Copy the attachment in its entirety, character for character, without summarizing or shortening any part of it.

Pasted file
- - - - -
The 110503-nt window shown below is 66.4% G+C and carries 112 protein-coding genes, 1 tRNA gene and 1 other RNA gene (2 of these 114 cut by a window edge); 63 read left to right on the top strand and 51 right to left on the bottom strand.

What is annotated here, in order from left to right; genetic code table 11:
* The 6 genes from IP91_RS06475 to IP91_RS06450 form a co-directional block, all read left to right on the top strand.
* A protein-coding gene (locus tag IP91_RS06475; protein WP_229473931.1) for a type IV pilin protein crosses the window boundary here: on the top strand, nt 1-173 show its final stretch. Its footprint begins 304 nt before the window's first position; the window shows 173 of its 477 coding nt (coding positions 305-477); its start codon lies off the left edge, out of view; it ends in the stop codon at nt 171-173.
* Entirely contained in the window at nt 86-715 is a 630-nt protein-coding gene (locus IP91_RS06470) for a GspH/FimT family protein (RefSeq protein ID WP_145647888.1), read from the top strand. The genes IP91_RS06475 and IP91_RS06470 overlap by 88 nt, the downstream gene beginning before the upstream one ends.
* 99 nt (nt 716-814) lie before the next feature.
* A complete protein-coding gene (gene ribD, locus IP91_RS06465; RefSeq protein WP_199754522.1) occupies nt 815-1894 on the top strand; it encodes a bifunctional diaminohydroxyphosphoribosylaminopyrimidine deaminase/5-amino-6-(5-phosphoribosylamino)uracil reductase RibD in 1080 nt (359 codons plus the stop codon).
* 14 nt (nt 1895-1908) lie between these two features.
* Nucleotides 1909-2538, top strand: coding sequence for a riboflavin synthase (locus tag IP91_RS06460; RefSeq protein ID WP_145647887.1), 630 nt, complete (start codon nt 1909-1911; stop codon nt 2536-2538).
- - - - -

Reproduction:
The 110503-nt window shown below is 66.4% G+C and carries 112 protein-coding genes, 1 tRNA gene and 1 other RNA gene (2 of these 114 cut by a window edge); 63 read left to right on the top strand and 51 right to left on the bottom strand.

What is annotated here, in order from left to right; genetic code table 11:
* The 6 genes from IP91_RS06475 to IP91_RS06450 form a co-directional block, all read left to right on the top strand.
* A protein-coding gene (locus tag IP91_RS06475; protein WP_229473931.1) for a type IV pilin protein crosses the window boundary here: on the top strand, nt 1-173 show its final stretch. Its footprint begins 304 nt before the window's first position; the window shows 173 of its 477 coding nt (coding positions 305-477); its start codon lies off the left edge, out of view; it ends in the stop codon at nt 171-173.
* Entirely contained in the window at nt 86-715 is a 630-nt protein-coding gene (locus IP91_RS06470) for a GspH/FimT family protein (RefSeq protein ID WP_145647888.1), read from the top strand. The genes IP91_RS06475 and IP91_RS06470 overlap by 88 nt, the downstream gene beginning before the upstream one ends.
* 99 nt (nt 716-814) lie before the next feature.
* A complete protein-coding gene (gene ribD, locus IP91_RS06465; RefSeq protein WP_199754522.1) occupies nt 815-1894 on the top strand; it encodes a bifunctional diaminohydroxyphosphoribosylaminopyrimidine deaminase/5-amino-6-(5-phosphoribosylamino)uracil reductase RibD in 1080 nt (359 codons plus the stop codon).
* 14 nt (nt 1895-1908) lie between these two features.
* Nucleotides 1909-2538, top strand: coding sequence for a riboflavin synthase (locus tag IP91_RS06460; RefSeq protein ID WP_145647887.1), 630 nt, complete (start codon nt 1909-1911; stop codon nt 2536-2538).